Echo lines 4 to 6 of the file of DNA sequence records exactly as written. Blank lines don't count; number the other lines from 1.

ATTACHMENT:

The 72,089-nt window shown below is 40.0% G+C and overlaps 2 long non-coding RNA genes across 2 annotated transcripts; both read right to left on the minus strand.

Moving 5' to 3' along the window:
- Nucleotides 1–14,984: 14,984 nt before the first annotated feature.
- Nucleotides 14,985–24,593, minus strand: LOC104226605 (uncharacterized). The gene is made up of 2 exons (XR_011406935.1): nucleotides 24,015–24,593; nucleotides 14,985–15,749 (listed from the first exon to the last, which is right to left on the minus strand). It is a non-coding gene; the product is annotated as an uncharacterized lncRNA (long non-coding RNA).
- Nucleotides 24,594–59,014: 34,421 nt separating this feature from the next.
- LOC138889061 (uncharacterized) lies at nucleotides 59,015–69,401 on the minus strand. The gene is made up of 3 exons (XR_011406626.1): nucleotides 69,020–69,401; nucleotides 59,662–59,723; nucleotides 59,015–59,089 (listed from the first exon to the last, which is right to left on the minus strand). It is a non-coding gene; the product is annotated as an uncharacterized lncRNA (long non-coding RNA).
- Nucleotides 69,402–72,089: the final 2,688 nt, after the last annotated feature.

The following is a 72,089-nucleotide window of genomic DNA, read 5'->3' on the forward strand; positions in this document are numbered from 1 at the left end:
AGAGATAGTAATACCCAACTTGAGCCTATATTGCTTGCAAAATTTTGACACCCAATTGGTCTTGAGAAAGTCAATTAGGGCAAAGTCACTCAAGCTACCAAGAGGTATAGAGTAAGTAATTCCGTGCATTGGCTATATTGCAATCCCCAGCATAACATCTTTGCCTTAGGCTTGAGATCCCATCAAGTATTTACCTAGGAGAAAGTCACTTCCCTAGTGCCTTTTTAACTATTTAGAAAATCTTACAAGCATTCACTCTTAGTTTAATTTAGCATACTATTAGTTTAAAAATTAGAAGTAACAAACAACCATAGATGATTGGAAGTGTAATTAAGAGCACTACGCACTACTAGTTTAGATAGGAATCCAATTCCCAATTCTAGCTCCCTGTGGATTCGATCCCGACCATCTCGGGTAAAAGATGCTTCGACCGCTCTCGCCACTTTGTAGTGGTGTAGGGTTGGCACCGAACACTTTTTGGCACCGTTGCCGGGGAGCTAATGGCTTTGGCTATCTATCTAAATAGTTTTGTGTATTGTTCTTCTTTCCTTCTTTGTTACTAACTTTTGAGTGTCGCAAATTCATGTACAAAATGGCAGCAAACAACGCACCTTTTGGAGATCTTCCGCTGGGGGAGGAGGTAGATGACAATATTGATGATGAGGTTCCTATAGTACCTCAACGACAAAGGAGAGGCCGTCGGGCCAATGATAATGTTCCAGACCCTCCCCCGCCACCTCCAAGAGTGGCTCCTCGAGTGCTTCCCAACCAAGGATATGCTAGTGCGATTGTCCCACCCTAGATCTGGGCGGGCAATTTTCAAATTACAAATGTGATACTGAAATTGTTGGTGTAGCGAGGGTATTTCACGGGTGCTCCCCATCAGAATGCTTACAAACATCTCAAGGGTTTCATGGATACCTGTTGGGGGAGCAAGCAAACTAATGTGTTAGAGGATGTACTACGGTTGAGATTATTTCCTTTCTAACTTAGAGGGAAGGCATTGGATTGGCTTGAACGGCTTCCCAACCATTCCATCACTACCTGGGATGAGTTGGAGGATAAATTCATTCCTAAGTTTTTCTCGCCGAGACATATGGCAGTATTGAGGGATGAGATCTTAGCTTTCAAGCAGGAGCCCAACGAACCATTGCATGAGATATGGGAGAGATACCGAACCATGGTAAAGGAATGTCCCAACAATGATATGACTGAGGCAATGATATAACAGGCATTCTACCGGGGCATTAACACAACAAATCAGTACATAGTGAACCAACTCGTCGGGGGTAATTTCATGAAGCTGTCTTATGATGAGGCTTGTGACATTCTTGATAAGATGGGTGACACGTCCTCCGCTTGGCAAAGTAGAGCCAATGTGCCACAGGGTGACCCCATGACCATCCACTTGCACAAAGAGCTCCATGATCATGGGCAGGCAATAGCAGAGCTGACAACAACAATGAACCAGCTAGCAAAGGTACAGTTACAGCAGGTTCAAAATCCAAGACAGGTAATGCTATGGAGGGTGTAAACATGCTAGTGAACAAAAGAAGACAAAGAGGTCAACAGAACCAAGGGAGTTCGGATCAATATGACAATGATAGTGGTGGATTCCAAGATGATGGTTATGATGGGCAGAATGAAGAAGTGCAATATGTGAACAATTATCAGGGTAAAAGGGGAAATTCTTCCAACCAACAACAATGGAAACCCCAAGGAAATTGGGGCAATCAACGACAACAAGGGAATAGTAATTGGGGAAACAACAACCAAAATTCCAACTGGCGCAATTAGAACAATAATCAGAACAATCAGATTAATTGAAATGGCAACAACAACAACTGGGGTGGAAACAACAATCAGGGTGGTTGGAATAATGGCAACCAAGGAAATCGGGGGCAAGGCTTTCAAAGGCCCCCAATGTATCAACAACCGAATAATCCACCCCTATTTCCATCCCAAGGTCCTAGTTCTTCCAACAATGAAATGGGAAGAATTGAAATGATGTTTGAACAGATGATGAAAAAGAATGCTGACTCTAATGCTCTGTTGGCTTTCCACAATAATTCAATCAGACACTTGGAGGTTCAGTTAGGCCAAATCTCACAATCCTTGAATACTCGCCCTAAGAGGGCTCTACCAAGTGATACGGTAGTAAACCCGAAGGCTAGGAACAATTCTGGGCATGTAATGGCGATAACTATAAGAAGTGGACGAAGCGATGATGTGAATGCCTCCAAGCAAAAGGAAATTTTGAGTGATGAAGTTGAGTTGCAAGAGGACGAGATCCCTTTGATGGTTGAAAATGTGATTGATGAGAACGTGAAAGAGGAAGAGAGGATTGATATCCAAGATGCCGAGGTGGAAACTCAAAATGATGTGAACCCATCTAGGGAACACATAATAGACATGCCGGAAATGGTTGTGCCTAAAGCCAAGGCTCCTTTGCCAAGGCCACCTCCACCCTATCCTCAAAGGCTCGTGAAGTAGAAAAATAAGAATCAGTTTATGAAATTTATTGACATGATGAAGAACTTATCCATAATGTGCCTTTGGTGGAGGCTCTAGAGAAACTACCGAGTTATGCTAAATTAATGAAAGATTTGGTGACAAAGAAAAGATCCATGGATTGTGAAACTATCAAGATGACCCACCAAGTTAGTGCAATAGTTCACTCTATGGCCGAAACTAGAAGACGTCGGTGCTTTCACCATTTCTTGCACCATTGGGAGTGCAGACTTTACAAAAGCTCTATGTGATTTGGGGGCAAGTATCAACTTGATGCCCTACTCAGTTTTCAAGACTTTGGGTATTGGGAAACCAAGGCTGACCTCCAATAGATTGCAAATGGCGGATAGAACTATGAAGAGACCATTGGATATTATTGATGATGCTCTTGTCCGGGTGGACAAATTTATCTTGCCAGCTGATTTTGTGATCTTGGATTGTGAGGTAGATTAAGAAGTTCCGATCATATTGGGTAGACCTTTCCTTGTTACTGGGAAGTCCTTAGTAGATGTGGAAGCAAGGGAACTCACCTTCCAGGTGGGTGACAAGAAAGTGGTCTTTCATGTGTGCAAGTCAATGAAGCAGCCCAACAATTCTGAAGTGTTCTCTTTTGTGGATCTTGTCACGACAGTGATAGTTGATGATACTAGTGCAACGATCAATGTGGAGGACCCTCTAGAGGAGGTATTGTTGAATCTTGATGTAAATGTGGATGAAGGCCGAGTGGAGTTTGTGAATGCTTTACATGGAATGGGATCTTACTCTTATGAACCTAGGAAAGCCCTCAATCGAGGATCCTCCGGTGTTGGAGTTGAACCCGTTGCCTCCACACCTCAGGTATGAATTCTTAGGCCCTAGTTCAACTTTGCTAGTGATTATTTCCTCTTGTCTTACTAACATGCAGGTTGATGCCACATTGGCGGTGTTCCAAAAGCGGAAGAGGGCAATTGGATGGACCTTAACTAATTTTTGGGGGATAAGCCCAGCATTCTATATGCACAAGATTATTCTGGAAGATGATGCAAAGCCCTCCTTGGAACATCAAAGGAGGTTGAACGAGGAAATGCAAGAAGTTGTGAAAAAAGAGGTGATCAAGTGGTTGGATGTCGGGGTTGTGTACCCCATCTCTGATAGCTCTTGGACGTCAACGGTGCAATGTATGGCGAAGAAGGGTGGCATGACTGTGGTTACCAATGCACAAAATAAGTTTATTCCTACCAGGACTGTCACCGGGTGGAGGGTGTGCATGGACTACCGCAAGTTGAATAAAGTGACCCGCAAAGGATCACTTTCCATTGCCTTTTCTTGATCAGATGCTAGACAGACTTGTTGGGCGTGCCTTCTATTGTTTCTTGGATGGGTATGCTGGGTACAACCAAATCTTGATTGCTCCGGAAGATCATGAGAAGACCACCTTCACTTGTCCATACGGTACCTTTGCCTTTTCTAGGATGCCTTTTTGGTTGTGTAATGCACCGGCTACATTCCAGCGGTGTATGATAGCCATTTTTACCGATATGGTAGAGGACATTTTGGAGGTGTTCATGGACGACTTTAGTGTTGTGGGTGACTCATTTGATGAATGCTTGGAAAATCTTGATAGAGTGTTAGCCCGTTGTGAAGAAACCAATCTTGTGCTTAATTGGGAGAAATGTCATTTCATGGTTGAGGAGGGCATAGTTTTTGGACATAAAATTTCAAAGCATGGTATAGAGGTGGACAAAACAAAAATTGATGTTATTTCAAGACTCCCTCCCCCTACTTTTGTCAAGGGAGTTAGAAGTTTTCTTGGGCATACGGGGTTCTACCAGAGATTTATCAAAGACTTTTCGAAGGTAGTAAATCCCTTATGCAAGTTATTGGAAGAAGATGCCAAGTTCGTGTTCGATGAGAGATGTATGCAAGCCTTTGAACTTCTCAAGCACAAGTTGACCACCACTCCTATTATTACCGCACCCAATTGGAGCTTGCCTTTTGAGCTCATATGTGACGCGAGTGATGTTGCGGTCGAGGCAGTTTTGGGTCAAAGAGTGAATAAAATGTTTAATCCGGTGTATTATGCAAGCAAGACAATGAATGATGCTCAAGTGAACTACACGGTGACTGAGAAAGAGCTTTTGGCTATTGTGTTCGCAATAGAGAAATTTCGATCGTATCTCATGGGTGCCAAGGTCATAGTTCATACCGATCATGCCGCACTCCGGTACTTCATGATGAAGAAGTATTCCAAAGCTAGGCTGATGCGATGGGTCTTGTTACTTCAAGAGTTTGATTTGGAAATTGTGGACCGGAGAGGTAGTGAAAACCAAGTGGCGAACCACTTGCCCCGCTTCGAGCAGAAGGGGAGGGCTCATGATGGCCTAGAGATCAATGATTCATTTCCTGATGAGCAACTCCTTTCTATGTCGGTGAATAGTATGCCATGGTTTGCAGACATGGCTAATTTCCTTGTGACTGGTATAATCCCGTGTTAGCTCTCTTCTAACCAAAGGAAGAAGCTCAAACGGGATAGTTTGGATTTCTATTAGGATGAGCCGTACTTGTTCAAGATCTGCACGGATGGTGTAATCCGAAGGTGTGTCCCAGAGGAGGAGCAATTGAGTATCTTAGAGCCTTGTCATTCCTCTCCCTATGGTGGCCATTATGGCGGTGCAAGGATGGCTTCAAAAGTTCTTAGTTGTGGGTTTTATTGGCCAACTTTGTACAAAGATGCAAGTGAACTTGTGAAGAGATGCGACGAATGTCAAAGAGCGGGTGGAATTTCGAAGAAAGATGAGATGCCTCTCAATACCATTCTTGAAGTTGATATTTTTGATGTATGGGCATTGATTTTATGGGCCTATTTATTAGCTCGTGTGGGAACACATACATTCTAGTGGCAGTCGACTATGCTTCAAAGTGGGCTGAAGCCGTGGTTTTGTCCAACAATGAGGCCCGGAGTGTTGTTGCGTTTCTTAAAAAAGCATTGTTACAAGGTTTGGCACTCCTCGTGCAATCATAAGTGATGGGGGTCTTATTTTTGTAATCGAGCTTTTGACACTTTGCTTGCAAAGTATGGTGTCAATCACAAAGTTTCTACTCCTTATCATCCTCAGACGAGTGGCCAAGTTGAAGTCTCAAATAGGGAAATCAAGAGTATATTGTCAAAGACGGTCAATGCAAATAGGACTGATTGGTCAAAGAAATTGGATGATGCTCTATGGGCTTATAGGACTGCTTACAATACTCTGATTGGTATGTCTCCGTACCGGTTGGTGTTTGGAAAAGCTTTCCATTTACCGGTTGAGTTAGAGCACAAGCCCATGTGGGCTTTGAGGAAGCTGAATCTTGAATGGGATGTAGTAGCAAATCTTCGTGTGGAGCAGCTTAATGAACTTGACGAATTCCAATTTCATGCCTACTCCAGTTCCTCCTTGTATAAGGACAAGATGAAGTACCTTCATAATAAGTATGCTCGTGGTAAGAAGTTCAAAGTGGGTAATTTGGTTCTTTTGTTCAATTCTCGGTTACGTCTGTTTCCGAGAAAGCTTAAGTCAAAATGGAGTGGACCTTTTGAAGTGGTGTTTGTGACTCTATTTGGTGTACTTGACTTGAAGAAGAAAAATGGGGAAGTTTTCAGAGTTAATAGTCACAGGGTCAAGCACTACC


- Nucleotides 14,985–24,593, minus strand: LOC104226605 (uncharacterized). The gene is made up of 2 exons (XR_011406935.1): nucleotides 24,015–24,593; nucleotides 14,985–15,749 (listed from the first exon to the last, which is right to left on the minus strand). It is a non-coding gene; the product is annotated as an uncharacterized lncRNA (long non-coding RNA).
- Nucleotides 24,594–59,014: 34,421 nt separating this feature from the next.
- LOC138889061 (uncharacterized) lies at nucleotides 59,015–69,401 on the minus strand. The gene is made up of 3 exons (XR_011406626.1): nucleotides 69,020–69,401; nucleotides 59,662–59,723; nucleotides 59,015–59,089 (listed from the first exon to the last, which is right to left on the minus strand). It is a non-coding gene; the product is annotated as an uncharacterized lncRNA (long non-coding RNA).